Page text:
Calculating your net worth is something you see a lot of personal finance bloggers doing these days and it’s something that you may have done or be tempted to do in the near future, so let me explain what I believe is the best approach to arriving at this number. Before we get into the nitty gritty of the additions and subtractions, we should talk a little about why you want to calculate your net worth and where I think its value is.
The greatest value in knowing your net worth is that it’s a statistic that you can track on a monthly, quarterly, semi-annually, or annually. It’s a lot like other gray area metrics, you can’t, and probably don’t and won’t, compare it with your friends and relatives (or total strangers via a blog on the internet) because everyone arrives at this number slightly differently. The whole point of knowing your net worth isn’t so that you can brag about it, it’s so that you can track its progress and know, objectively, whether you’re on the right track or the wrong track. Ultimately, that means that there is no “right” way to calculate your net worth, just your way and as long as you stay consistent, that is the right way.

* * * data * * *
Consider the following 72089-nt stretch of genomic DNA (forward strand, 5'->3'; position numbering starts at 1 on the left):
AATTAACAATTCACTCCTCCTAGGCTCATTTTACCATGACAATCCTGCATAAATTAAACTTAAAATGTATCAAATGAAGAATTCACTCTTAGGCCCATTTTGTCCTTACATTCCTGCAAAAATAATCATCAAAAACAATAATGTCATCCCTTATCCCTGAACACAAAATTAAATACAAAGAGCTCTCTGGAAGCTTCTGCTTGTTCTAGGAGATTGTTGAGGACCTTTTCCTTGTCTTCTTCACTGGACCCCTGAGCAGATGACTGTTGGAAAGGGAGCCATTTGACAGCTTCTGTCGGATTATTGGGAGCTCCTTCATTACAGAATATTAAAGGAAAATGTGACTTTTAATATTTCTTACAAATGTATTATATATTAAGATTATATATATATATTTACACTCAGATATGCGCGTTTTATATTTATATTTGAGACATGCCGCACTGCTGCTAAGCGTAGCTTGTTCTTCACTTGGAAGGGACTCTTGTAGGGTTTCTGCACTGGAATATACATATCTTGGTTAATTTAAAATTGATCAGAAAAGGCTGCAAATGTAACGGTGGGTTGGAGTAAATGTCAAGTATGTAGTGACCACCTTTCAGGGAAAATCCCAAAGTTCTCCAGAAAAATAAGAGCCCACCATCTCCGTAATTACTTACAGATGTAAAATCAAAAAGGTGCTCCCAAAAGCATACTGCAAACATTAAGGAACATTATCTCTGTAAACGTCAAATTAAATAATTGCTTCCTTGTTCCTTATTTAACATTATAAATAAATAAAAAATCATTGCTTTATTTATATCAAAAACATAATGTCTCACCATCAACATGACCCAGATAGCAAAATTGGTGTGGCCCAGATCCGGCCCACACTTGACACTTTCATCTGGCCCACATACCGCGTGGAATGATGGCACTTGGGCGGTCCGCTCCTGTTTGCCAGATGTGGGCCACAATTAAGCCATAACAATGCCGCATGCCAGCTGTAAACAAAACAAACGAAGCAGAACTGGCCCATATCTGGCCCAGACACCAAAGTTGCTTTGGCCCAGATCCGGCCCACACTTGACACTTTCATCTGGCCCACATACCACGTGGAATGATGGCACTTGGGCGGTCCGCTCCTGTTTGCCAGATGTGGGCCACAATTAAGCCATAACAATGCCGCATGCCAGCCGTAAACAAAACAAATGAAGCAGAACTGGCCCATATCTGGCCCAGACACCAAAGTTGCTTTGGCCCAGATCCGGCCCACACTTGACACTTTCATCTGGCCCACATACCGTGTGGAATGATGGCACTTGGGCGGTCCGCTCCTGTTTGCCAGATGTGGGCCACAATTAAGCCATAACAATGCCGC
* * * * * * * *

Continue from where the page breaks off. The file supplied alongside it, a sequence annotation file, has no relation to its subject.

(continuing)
Here’s how I do it, I separate it into two pools: retirement assets and liquid assets. I find this is important because the retirement assets portion of the figure essentially stands alone because I never intend to touch it until retirement, it’s the liquid assets portion that interests me the most because that’s the one most affected by day to day affairs. With retirement assets, I just look to see that there is regular growth based on contributions and appreciation and pretty much leave it alone.
Within liquid assets, the trickiest portions are with fixed assets like the house and depreciating assets like the car. For the house, I list it at the purchase price of the home and I never touch it. If my neighbor sells his house for a million dollars, my home will still appear on my sheet at the purchase price. Why not leave it off the calculation? I have it on to offset the value of the mortgage loan which, if not offset, would pull my net worth figure deep into the red. As for the car, I simply put the Kelly Blue Book value and check maybe every six months to see where it is and that’s mostly to operate under the same loan offsetting principle (though I don’t have a car note).
Everything else is just a number pulled from the various electronic statements I pull up at the end of the month and I sum everything together. While my approach may not satisfy the stats and number junkies out there, I think it is the best method for me and that’s ultimately what matters. Remember, do what makes sense for you.